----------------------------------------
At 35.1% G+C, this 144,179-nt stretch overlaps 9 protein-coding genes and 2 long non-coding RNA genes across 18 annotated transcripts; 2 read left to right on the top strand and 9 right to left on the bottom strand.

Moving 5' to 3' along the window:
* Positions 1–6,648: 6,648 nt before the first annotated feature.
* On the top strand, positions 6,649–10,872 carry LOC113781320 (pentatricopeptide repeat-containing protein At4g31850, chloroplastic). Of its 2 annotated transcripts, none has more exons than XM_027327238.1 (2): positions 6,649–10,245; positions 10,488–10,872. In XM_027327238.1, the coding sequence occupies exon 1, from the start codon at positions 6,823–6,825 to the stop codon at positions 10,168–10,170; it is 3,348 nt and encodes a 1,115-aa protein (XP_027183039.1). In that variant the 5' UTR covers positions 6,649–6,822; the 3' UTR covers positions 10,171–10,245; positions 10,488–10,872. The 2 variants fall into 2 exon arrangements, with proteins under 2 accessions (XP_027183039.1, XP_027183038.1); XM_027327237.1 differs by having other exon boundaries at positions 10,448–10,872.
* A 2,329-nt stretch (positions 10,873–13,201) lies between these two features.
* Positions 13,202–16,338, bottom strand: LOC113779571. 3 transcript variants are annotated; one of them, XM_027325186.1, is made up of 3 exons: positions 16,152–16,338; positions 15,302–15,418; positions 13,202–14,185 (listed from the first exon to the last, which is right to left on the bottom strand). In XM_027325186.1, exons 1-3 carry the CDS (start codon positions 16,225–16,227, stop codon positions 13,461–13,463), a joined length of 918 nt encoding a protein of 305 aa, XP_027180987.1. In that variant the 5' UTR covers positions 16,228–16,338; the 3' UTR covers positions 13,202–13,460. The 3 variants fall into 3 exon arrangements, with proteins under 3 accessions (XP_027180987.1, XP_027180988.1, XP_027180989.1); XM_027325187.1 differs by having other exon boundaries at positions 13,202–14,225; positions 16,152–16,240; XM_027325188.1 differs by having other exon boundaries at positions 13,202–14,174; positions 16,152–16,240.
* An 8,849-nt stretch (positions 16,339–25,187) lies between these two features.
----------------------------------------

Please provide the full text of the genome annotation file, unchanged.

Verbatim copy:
At 35.1% G+C, this 144,179-nt stretch overlaps 9 protein-coding genes and 2 long non-coding RNA genes across 18 annotated transcripts; 2 read left to right on the top strand and 9 right to left on the bottom strand.

Moving 5' to 3' along the window:
* Positions 1–6,648: 6,648 nt before the first annotated feature.
* On the top strand, positions 6,649–10,872 carry LOC113781320 (pentatricopeptide repeat-containing protein At4g31850, chloroplastic). Of its 2 annotated transcripts, none has more exons than XM_027327238.1 (2): positions 6,649–10,245; positions 10,488–10,872. In XM_027327238.1, the coding sequence occupies exon 1, from the start codon at positions 6,823–6,825 to the stop codon at positions 10,168–10,170; it is 3,348 nt and encodes a 1,115-aa protein (XP_027183039.1). In that variant the 5' UTR covers positions 6,649–6,822; the 3' UTR covers positions 10,171–10,245; positions 10,488–10,872. The 2 variants fall into 2 exon arrangements, with proteins under 2 accessions (XP_027183039.1, XP_027183038.1); XM_027327237.1 differs by having other exon boundaries at positions 10,448–10,872.
* A 2,329-nt stretch (positions 10,873–13,201) lies between these two features.
* Positions 13,202–16,338, bottom strand: LOC113779571. 3 transcript variants are annotated; one of them, XM_027325186.1, is made up of 3 exons: positions 16,152–16,338; positions 15,302–15,418; positions 13,202–14,185 (listed from the first exon to the last, which is right to left on the bottom strand). In XM_027325186.1, exons 1-3 carry the CDS (start codon positions 16,225–16,227, stop codon positions 13,461–13,463), a joined length of 918 nt encoding a protein of 305 aa, XP_027180987.1. In that variant the 5' UTR covers positions 16,228–16,338; the 3' UTR covers positions 13,202–13,460. The 3 variants fall into 3 exon arrangements, with proteins under 3 accessions (XP_027180987.1, XP_027180988.1, XP_027180989.1); XM_027325187.1 differs by having other exon boundaries at positions 13,202–14,225; positions 16,152–16,240; XM_027325188.1 differs by having other exon boundaries at positions 13,202–14,174; positions 16,152–16,240.
* An 8,849-nt stretch (positions 16,339–25,187) lies between these two features.